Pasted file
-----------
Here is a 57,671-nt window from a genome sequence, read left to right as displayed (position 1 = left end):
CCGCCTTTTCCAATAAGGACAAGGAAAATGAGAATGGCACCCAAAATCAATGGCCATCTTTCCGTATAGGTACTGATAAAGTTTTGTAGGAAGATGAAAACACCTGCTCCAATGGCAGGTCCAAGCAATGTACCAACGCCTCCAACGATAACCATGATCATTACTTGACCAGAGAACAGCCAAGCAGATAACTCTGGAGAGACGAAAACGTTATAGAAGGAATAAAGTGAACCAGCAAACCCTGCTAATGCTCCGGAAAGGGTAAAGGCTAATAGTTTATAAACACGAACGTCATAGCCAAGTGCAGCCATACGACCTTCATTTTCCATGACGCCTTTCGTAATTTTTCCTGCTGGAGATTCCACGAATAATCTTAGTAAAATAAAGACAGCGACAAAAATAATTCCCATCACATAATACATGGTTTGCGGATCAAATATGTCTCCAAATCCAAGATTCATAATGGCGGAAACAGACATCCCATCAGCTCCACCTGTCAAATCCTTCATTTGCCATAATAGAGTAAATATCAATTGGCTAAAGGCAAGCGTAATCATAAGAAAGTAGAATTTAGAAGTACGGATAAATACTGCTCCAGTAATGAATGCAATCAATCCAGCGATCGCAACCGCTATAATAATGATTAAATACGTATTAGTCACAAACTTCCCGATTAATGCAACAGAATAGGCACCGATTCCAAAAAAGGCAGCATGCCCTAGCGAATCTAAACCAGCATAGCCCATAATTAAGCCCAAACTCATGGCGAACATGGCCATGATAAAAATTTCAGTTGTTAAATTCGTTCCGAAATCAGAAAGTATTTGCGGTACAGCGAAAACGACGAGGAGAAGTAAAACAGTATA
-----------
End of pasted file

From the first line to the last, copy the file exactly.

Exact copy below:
Here is a 57,671-nt window from a genome sequence, read left to right as displayed (position 1 = left end):
CCGCCTTTTCCAATAAGGACAAGGAAAATGAGAATGGCACCCAAAATCAATGGCCATCTTTCCGTATAGGTACTGATAAAGTTTTGTAGGAAGATGAAAACACCTGCTCCAATGGCAGGTCCAAGCAATGTACCAACGCCTCCAACGATAACCATGATCATTACTTGACCAGAGAACAGCCAAGCAGATAACTCTGGAGAGACGAAAACGTTATAGAAGGAATAAAGTGAACCAGCAAACCCTGCTAATGCTCCGGAAAGGGTAAAGGCTAATAGTTTATAAACACGAACGTCATAGCCAAGTGCAGCCATACGACCTTCATTTTCCATGACGCCTTTCGTAATTTTTCCTGCTGGAGATTCCACGAATAATCTTAGTAAAATAAAGACAGCGACAAAAATAATTCCCATCACATAATACATGGTTTGCGGATCAAATATGTCTCCAAATCCAAGATTCATAATGGCGGAAACAGACATCCCATCAGCTCCACCTGTCAAATCCTTCATTTGCCATAATAGAGTAAATATCAATTGGCTAAAGGCAAGCGTAATCATAAGAAAGTAGAATTTAGAAGTACGGATAAATACTGCTCCAGTAATGAATGCAATCAATCCAGCGATCGCAACCGCTATAATAATGATTAAATACGTATTAGTCACAAACTTCCCGATTAATGCAACAGAATAGGCACCGATTCCAAAAAAGGCAGCATGCCCTAGCGAATCTAAACCAGCATAGCCCATAATTAAGCCCAAACTCATGGCGAACATGGCCATGATAAAAATTTCAGTTGTTAAATTCGTTCCGAAATCAGAAAGTATTTGCGGTACAGCGAAAACGACGAGGAGAAGTAAAACAGTATA